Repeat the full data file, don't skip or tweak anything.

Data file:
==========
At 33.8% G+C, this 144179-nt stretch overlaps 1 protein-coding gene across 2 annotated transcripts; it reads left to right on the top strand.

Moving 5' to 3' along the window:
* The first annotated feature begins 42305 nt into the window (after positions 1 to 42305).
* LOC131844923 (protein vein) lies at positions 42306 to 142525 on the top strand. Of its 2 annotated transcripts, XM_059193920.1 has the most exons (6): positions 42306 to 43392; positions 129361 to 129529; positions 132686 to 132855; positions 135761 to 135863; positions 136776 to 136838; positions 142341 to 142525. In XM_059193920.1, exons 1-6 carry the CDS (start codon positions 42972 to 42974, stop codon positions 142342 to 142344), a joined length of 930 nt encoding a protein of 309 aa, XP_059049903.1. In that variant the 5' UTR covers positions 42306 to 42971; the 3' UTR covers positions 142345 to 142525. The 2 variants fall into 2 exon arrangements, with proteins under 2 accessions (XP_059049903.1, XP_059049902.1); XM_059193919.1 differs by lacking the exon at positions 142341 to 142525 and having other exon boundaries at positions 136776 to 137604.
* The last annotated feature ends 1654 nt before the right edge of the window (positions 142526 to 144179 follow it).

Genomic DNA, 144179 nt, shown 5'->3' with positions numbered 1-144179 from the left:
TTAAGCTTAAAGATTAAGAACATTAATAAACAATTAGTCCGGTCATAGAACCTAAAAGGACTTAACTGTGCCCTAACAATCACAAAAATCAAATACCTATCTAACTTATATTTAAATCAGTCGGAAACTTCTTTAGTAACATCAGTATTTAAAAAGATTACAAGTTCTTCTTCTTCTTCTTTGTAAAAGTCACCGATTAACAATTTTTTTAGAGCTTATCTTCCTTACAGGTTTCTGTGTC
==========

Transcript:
At 33.8% G+C, this 144179-nt stretch overlaps 1 protein-coding gene across 2 annotated transcripts; it reads left to right on the top strand.

Moving 5' to 3' along the window:
* The first annotated feature begins 42305 nt into the window (after positions 1 to 42305).
* LOC131844923 (protein vein) lies at positions 42306 to 142525 on the top strand. Of its 2 annotated transcripts, XM_059193920.1 has the most exons (6): positions 42306 to 43392; positions 129361 to 129529; positions 132686 to 132855; positions 135761 to 135863; positions 136776 to 136838; positions 142341 to 142525. In XM_059193920.1, exons 1-6 carry the CDS (start codon positions 42972 to 42974, stop codon positions 142342 to 142344), a joined length of 930 nt encoding a protein of 309 aa, XP_059049903.1. In that variant the 5' UTR covers positions 42306 to 42971; the 3' UTR covers positions 142345 to 142525. The 2 variants fall into 2 exon arrangements, with proteins under 2 accessions (XP_059049903.1, XP_059049902.1); XM_059193919.1 differs by lacking the exon at positions 142341 to 142525 and having other exon boundaries at positions 136776 to 137604.
* The last annotated feature ends 1654 nt before the right edge of the window (positions 142526 to 144179 follow it).

Genomic DNA, 144179 nt, shown 5'->3' with positions numbered 1-144179 from the left:
TTAAGCTTAAAGATTAAGAACATTAATAAACAATTAGTCCGGTCATAGAACCTAAAAGGACTTAACTGTGCCCTAACAATCACAAAAATCAAATACCTATCTAACTTATATTTAAATCAGTCGGAAACTTCTTTAGTAACATCAGTATTTAAAAAGATTACAAGTTCTTCTTCTTCTTCTTTGTAAAAGTCACCGATTAACAATTTTTTTAGAGCTTATCTTCCTTACAGGTTTCTGTGTC